Equinox pays $11.25 million in lawsuit for discrimination against former employee

“In coastal cities, working out is something you can do without a degree and you can make $75 an hour — there aren’t many opportunities to do that, so it’s a big draw for people of color.” But the management structure, she noted, is often white and male.

In response to the verdict, Equinox did not engage in the current fashion for self-blame and vowed to do better. Instead, it issued a statement saying it “strongly disagrees” with the finding and “does not tolerate discrimination of any kind”. In the motion filed asking the court to reconsider the case, either through a new trial or a reduction in the award, attorneys alleged that the jurors, “guided by sympathy and emotion,” “mistakenly” had agreed to the plaintiff’s claim. that she had been a victim of racial animus and had “inflicted extreme, unscrupulous harm” as a result.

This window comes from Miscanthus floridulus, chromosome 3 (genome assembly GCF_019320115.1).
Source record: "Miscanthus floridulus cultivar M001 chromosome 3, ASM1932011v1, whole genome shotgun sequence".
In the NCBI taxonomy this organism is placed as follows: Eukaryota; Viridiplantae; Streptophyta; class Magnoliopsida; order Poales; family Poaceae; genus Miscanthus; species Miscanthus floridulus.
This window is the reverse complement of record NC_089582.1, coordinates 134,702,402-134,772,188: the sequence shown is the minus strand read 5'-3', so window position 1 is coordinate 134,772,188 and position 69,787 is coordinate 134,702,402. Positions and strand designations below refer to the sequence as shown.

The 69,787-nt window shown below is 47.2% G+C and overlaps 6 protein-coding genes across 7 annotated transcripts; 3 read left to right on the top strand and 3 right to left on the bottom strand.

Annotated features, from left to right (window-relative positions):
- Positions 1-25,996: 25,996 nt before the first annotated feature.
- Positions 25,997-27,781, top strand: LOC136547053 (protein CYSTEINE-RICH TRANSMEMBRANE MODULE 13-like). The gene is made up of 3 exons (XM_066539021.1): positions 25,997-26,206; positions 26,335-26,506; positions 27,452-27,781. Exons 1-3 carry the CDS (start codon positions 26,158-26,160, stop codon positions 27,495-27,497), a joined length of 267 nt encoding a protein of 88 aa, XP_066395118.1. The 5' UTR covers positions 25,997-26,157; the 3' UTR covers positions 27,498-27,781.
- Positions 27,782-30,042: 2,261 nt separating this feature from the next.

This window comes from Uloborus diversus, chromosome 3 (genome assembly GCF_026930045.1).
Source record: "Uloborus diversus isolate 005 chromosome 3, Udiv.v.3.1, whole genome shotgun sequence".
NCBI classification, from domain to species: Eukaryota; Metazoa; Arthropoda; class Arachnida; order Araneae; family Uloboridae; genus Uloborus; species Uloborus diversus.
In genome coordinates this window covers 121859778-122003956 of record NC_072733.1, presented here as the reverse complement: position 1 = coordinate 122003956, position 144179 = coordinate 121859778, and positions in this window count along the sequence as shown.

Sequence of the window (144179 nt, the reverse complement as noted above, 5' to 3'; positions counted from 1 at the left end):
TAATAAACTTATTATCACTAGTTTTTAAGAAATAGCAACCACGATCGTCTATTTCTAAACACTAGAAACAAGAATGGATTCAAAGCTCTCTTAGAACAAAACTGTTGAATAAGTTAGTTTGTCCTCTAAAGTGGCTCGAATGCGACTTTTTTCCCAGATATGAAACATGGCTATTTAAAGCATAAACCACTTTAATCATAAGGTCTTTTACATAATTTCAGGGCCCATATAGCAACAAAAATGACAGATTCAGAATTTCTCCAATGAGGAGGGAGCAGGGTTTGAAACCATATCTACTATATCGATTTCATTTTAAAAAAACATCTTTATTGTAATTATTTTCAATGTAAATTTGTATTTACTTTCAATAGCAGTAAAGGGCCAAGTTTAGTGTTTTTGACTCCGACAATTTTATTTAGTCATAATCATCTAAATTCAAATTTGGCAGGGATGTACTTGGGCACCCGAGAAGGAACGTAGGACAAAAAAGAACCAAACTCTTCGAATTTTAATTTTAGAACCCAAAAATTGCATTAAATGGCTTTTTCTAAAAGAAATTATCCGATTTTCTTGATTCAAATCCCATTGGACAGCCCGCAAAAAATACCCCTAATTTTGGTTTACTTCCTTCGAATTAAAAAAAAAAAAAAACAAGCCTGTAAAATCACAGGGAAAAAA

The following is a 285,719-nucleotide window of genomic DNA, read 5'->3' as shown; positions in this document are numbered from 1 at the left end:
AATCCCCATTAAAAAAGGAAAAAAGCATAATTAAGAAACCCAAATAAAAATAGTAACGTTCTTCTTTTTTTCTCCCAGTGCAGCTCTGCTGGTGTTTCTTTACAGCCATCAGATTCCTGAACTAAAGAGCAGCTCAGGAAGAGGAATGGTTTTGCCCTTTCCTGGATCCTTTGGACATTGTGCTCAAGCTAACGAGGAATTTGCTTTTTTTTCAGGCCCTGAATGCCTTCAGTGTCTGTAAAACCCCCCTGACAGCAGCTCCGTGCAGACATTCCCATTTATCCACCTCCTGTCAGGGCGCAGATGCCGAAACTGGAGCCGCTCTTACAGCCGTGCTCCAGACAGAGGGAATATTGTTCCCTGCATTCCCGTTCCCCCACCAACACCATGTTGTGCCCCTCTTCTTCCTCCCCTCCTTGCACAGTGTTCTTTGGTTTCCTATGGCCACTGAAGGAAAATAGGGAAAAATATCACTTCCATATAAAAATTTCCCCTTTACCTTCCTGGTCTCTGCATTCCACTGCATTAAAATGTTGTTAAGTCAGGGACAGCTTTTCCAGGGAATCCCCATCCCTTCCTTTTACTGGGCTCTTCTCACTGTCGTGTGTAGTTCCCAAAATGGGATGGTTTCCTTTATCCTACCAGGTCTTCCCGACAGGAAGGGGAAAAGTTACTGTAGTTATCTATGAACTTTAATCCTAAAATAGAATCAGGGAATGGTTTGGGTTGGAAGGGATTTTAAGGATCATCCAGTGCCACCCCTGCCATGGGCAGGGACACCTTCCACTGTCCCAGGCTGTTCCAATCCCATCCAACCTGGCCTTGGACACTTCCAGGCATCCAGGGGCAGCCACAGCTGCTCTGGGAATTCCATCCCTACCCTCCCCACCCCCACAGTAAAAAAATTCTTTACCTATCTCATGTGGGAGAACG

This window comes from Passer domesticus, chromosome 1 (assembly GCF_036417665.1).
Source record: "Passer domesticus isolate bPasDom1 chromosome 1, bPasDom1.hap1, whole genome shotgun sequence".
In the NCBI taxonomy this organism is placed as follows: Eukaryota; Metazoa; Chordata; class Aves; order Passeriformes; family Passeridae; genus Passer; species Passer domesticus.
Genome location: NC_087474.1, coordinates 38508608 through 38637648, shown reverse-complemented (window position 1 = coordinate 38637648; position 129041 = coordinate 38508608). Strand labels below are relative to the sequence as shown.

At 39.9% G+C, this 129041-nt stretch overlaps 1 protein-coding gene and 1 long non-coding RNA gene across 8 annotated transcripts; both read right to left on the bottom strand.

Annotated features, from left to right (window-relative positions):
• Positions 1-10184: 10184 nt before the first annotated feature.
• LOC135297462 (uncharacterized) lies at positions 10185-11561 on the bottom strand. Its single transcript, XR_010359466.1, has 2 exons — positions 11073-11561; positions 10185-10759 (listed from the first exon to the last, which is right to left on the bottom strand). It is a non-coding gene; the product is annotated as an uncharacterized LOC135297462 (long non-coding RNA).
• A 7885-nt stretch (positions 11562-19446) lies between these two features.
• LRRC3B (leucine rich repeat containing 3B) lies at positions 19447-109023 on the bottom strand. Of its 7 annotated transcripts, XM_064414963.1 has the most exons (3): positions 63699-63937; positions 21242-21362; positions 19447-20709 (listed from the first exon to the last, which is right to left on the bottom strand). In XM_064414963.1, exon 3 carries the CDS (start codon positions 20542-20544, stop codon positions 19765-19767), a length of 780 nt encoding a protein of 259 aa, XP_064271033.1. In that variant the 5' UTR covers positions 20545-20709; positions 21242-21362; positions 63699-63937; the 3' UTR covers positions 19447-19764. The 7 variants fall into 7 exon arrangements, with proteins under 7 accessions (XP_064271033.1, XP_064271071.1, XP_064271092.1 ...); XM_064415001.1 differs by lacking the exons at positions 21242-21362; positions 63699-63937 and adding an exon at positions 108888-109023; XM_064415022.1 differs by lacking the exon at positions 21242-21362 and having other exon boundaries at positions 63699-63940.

The case largely revolved around allegations that a manager reporting to Ms. Europe, a middle-aged white man she said was isolated by his relationships with people above her, refused to accept her as his supervisor. She claimed that he had repeatedly expressed his vulgar view of black women’s bodies, calling non-white employees “lazy” and expressing the hope that he could get them fired; he called a black colleague “autistic.”

In early spring 2019, the suit alleged, he “demanded” his boss wait with him outside the gym for a young black woman to leave a cafe where she worked so he could pass her, on the theory that he’d better be positioned with a black person standing next to him. Ms. Europe, according to the complaint, “refused to be a racial pawn.”

The accumulation of these incidents, she testified, made her time at Equinox so stressful that the bulimia she had struggled with for much of her life got worse. While working there, Mrs. Europe me, her condition was so bad that she began to vomit and vomit blood several times a day; she eventually had to enter an eating disorder treatment program. Her attorneys, all women at Crumiller, which describes itself as “a feminist law firm,” argued that their client’s complaints to male bosses went unheard.

Leave a comment